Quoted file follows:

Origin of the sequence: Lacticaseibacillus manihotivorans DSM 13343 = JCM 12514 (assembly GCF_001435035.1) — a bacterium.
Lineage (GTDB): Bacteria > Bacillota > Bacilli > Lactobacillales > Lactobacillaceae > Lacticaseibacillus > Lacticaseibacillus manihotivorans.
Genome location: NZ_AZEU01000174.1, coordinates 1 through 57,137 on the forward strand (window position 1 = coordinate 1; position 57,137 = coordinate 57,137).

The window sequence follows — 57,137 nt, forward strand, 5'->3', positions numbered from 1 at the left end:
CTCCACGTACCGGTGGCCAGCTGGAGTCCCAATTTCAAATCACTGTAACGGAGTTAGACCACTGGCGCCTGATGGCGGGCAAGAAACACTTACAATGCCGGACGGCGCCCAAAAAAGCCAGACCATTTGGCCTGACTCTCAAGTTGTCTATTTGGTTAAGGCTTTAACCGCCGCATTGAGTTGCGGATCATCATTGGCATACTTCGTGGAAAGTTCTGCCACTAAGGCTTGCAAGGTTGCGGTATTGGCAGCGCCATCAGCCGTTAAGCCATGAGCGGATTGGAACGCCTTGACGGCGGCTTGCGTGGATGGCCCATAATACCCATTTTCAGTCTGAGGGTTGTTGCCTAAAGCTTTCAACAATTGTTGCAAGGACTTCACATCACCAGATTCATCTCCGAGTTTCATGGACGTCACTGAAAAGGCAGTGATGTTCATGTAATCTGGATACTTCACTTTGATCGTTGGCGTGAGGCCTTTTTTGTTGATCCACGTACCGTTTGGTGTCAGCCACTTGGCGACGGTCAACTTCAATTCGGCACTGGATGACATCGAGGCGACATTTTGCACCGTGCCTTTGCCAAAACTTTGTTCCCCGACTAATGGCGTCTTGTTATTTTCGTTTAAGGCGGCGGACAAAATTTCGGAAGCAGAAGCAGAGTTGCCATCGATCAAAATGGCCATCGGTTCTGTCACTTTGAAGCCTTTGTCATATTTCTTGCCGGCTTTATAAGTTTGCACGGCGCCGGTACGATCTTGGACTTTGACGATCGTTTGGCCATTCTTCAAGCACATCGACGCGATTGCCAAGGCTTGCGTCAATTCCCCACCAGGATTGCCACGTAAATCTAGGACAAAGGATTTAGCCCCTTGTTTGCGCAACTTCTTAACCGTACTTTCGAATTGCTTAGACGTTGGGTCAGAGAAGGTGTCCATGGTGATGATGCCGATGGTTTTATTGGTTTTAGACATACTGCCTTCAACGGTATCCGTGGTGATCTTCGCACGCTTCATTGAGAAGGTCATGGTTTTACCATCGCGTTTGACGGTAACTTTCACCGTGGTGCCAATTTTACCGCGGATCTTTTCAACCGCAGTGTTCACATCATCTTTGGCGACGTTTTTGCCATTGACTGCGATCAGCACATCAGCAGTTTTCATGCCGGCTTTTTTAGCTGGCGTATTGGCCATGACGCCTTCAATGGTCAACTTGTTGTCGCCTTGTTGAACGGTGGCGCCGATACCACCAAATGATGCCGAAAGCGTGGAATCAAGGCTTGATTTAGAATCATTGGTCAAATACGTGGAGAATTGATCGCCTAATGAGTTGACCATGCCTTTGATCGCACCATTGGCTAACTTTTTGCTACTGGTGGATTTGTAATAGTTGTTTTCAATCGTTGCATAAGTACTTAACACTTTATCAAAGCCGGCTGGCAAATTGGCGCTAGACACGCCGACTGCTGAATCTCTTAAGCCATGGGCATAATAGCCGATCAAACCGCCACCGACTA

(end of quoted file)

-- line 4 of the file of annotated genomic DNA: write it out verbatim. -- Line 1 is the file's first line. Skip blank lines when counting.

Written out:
The window sequence follows — 57,137 nt, forward strand, 5'->3', positions numbered from 1 at the left end: